In Indonesia, Islamic extremism has emerged as an increasingly salient threat since the demise of the Soeharto regime in 1998. In particular, a dramatic reawakening of atavistic Muslim identity has combined with a more fuid domestic environment to dangerously exacerbate and radicalize popular sentiment across the archipelago. Tis has, in turn, helped foster the formation of a newer generation of jihadist movements variously dedicated to the establishment of a fundamentalist order in Indonesia and/or a wider caliphate in Southeast Asia.

Intelligence and government sources in Washington have viewed these developments with considerable consternation, expressing fears that Southeast Asia is now a major springboard for local and wider acts of international terrorism that has direct relevance for Western security, political, and economic interests. Indeed, various manifestations of politically motivated extremism sourced out of the region are presently counted as-if not the number-one security challenge and research priority in the United States-a principal focus of concern.

Problematically, to date, however, most of the attention paid to terrorism in Southeast Asia has tended to emphasize response contingencies and crisis management at the expense of systematic risk vulnerability assessments. As a result, policy has often been shaped by preconceived and, in many cases, unsubstantiated threat scenarios. Absent has been the type of comprehensive, empirically grounded analysis that is critical to prioritizing and marshaling resources across intelligence, informational, law enforcement, frst responder, and community jurisdictions.

Accordingly, this monograph aims to provide a holistic depiction of the overall terrorist environment in Southeast Asia by considering the issue from the “red” (adversary), “blue” (partner-nation), and “green” (partner-nation populace) perspectives. The study had three main objectives:

  • first, to provide an informed appreciation of the motivations, aims, modus operandi, and efectiveness of regional terrorist groups, the methods by which they entrench themselves in local civilian populations, and the extent to which they interact across national boundaries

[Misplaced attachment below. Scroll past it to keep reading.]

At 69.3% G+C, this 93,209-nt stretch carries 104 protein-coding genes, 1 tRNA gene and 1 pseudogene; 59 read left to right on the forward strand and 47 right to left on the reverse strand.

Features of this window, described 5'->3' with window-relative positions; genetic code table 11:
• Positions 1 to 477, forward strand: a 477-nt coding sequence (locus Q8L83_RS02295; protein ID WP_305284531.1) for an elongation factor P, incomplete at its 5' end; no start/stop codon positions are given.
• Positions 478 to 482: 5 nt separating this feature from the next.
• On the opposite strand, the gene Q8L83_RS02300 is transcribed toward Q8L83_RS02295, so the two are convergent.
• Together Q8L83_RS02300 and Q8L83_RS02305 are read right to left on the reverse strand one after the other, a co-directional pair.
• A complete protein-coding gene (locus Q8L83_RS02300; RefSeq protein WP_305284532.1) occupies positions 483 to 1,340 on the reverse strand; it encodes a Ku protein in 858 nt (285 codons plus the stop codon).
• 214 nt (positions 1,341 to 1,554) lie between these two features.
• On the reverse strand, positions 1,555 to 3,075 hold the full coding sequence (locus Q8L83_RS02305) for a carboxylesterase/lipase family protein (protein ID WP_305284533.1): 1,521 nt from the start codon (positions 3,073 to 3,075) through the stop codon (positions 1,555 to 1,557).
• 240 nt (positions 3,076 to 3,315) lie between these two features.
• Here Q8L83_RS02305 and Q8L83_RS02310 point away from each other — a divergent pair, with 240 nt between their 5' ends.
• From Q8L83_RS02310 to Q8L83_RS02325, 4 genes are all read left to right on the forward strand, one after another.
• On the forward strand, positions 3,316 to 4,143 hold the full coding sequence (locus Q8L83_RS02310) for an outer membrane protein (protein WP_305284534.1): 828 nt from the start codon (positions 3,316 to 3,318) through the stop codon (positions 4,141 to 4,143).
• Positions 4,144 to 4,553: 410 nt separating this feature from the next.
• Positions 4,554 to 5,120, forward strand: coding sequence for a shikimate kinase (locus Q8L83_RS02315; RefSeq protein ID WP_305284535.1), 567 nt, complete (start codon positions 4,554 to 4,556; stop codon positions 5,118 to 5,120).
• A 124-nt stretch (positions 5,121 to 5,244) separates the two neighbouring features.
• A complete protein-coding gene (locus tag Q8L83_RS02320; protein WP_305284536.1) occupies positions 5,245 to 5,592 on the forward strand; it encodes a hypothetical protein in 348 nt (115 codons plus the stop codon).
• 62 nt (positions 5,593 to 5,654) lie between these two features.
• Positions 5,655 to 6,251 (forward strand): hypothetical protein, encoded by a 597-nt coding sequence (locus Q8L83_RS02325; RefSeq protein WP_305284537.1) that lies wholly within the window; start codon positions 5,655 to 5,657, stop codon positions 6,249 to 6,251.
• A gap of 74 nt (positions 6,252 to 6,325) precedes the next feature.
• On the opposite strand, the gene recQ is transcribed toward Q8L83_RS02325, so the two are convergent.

• second, to weigh the efectiveness of partner-nation eforts in Southeast Asia to (1) address underlying political, military, social, economic, and infrastructure conditions that foster extremist violence; (2) mitigate the traction or pull of militant ideology and propaganda; and (3) disrupt terrorist network efects
  • third, to audit the relevance and appropriateness of existing U.S. internal security, civil-military, socioeconomic, and governance support to partner-nations in Southeast Asia.

This monograph is divided into three main sections. Chapters Two through Five examine the contemporary threat environment in Southeast Asia, focusing on established confict zones in the Philippines, southern Tailand, and Indonesia and the regional challenge posed by Jemaah Islamiyah (JI). Chapters Six through Eight discuss the principal elements of Philippine, Tai, and Indonesian national security and counterterrorism (CT) strategies analyzing their efective-ness in ameliorating the contemporary terrorist challenge to regional states. Chapters Nine and Ten describe the main parameters of existing U.S. security assistance to Southeast Asia and assess how future programs can be structured to ensure the best possible CT outcomes. Finally, the monograph includes a dedicated appendix that examines emergent or potential operational and logistical hubs in Cambodia.